One high-ranking official in the Conservative government, Amber Rudd, applauded the report, telling reporters, “The time has come for us to consider additional measures, such as those set out in this report, that we need to deal with those who betray this country.”
The report was issued at a particularly sensitive time. The Tory home secretary, Sajid Javid, had ignited a furious public debate when he decided to help the United States to convict two captured ISIS fighters who had been UK citizens until their citizenship was stripped over the allegations. As a conviction in the U.S. could carry a penalty of death, many British citizens objected to Javid’s decision, saying he had taken “the power of life and death into his own hands.” There were calls for the two men to be brought back to the UK for trial.
In January 2019, the High Court rejected a petition that would have required Javid to get assurances from the U.S. that it would not seek the death penalty before he could share the information Britain had on the case. Policy Exchange spoke approvingly of the decision and contended that their recommendations regarding the treason laws would “help prevent this happening in the first place.”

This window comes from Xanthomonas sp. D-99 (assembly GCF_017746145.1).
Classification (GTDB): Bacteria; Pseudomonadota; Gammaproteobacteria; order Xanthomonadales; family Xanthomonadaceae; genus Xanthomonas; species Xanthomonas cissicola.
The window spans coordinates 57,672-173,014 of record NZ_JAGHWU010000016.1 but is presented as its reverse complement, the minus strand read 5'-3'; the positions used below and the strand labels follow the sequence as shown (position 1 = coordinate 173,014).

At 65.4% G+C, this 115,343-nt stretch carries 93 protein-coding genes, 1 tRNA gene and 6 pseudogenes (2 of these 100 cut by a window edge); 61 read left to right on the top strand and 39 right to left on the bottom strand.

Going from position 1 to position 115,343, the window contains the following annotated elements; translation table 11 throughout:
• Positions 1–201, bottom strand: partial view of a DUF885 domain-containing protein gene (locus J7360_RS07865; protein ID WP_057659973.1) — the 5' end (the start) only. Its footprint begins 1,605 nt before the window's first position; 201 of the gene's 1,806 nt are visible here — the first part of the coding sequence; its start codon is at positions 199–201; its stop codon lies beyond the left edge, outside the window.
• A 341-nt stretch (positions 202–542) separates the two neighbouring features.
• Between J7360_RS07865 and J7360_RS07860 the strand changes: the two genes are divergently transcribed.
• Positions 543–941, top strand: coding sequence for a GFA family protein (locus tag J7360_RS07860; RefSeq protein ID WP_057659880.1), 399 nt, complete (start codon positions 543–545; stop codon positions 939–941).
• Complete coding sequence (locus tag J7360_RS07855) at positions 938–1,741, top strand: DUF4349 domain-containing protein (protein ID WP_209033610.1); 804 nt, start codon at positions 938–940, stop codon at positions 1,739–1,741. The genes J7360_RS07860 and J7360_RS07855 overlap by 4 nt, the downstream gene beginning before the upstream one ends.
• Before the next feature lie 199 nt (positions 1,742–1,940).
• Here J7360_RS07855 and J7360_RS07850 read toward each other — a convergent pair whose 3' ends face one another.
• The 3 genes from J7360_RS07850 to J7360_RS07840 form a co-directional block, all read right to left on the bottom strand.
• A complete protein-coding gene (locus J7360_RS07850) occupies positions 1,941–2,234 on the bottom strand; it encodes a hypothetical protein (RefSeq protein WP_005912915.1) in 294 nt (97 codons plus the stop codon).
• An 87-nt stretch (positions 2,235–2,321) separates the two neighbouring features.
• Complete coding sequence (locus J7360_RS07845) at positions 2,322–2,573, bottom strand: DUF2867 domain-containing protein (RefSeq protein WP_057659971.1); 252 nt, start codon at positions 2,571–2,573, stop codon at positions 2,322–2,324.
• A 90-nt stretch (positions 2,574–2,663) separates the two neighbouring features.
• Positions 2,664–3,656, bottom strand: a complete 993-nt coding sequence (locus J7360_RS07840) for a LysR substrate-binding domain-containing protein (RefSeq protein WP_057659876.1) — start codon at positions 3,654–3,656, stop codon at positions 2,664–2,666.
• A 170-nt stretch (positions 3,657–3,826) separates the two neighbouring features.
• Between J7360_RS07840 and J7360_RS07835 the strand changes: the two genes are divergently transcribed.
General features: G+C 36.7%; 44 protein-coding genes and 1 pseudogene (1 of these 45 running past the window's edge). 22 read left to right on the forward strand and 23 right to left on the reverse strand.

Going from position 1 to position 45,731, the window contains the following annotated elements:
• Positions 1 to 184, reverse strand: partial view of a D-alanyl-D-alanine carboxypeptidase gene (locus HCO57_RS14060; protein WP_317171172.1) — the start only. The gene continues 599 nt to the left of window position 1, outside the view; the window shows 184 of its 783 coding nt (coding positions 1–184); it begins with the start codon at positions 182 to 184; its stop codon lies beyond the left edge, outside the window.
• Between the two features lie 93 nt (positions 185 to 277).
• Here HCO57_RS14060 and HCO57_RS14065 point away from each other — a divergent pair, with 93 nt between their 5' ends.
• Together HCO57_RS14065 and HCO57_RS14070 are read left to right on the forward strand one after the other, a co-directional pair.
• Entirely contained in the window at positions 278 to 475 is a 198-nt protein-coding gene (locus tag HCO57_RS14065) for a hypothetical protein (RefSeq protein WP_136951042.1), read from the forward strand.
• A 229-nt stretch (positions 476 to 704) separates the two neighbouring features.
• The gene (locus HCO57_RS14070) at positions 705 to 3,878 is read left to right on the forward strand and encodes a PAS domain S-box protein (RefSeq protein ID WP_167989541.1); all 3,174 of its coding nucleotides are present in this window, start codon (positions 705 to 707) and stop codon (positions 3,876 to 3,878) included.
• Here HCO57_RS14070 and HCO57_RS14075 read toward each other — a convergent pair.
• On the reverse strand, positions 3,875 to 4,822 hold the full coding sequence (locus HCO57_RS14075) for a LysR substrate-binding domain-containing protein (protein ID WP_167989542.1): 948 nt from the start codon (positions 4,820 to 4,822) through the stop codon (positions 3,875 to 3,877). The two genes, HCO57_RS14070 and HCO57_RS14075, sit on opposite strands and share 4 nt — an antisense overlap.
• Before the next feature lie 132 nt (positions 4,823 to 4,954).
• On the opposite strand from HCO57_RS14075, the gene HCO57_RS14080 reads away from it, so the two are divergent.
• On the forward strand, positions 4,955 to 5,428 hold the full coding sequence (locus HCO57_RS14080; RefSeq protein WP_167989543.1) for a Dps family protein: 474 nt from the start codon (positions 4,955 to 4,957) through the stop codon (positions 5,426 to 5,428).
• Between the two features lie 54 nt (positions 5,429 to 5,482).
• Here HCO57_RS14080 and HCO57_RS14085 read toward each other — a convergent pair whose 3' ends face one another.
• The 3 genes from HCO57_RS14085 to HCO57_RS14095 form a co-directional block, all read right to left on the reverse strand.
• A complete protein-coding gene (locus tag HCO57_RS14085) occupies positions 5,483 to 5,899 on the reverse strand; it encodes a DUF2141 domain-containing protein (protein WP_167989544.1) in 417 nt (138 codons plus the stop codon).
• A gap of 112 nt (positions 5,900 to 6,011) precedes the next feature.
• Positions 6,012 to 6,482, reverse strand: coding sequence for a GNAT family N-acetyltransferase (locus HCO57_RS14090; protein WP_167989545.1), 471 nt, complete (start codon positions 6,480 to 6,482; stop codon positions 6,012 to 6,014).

Taking on the Policy Exchange report directly, British pundit Kenan Malik wrote, “The existence of a nation state as a political community is vital to the healthy function of democracy. But that community does not have a claim upon the individual in some essentialist fashion. Nor can it be the only call on an individual’s moral conscience.” He warned of the many historical and contemporary incidents of the charge of treason being levied against political opponents. “The charge of betrayal is to politics as that of apostasy is to religion.
“Jihadists should be tried for their actions,” Malik concluded. “Those actions do seek to undermine social trust and to break the bonds that hold communities together. Labellingthem traitors will do little, however, either to challenge jihadism or to restore trust.”
A Controversial History
Policy Exchange has a history of controversy. In 2008, Nick Clegg—the leader of the Liberal Democratic Party at the time—lashed out at Policy Exchange for circulating a dossier that made the case for boycotting a Global Peace and Unity event in London meant to promote dialogue between Muslim and non-Muslim communities and accused some of the participants of being “extremists.” Clegg, a key figure in British politics at the time, questioned the accuracy of Policy Exchange’s report and the basis for its claims. “In particular I was appalled to see ‘evidence’ quoted from the Society for American National Existence, an organisation which seeks to make the practice of Islam illegal, punishable by 20 years in prison,” Clegg wrote. “I need hardly point out how illogical it is to attempt to criticise one set of extreme views by citing another. …That a think-tank professing to promote ‘a free society based on strong communities [and] personal freedom’ would act to undermine tolerance across our society worries me greatly.”